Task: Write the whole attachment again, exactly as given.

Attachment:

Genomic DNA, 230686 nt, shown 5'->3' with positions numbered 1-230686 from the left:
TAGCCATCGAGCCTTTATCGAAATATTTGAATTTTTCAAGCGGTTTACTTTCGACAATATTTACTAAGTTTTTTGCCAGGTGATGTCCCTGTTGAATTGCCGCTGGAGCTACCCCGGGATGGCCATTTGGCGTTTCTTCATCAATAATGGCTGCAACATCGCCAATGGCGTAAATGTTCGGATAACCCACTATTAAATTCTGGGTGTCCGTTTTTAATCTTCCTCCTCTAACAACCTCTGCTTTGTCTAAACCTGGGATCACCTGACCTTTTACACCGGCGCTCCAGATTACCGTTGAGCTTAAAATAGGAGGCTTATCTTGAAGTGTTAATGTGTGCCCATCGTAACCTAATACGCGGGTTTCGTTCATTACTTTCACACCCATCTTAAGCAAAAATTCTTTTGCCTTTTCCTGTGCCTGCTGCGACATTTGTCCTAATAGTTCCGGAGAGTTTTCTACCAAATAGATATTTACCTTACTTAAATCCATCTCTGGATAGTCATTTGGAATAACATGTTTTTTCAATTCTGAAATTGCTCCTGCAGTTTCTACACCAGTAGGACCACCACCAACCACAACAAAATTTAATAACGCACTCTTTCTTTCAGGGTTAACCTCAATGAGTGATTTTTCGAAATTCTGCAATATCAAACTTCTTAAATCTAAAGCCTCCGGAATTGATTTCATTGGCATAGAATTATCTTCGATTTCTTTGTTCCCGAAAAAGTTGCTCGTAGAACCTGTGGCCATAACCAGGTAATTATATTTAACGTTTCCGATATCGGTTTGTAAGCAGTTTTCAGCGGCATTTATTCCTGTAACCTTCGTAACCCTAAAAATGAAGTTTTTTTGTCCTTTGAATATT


Genomic DNA, 230686 nt, shown 5'->3' with positions numbered 1-230686 from the left:
TAGCCATCGAGCCTTTATCGAAATATTTGAATTTTTCAAGCGGTTTACTTTCGACAATATTTACTAAGTTTTTTGCCAGGTGATGTCCCTGTTGAATTGCCGCTGGAGCTACCCCGGGATGGCCATTTGGCGTTTCTTCATCAATAATGGCTGCAACATCGCCAATGGCGTAAATGTTCGGATAACCCACTATTAAATTCTGGGTGTCCGTTTTTAATCTTCCTCCTCTAACAACCTCTGCTTTGTCTAAACCTGGGATCACCTGACCTTTTACACCGGCGCTCCAGATTACCGTTGAGCTTAAAATAGGAGGCTTATCTTGAAGTGTTAATGTGTGCCCATCGTAACCTAATACGCGGGTTTCGTTCATTACTTTCACACCCATCTTAAGCAAAAATTCTTTTGCCTTTTCCTGTGCCTGCTGCGACATTTGTCCTAATAGTTCCGGAGAGTTTTCTACCAAATAGATATTTACCTTACTTAAATCCATCTCTGGATAGTCATTTGGAATAACATGTTTTTTCAATTCTGAAATTGCTCCTGCAGTTTCTACACCAGTAGGACCACCACCAACCACAACAAAATTTAATAACGCACTCTTTCTTTCAGGGTTAACCTCAATGAGTGATTTTTCGAAATTCTGCAATATCAAACTTCTTAAATCTAAAGCCTCCGGAATTGATTTCATTGGCATAGAATTATCTTCGATTTCTTTGTTCCCGAAAAAGTTGCTCGTAGAACCTGTGGCCATAACCAGGTAATTATATTTAACGTTTCCGATATCGGTTTGTAAGCAGTTTTCAGCGGCATTTATTCCTGTAACCTTCGTAACCCTAAAAATGAAGTTTTTTTGTCCTTTGAATATT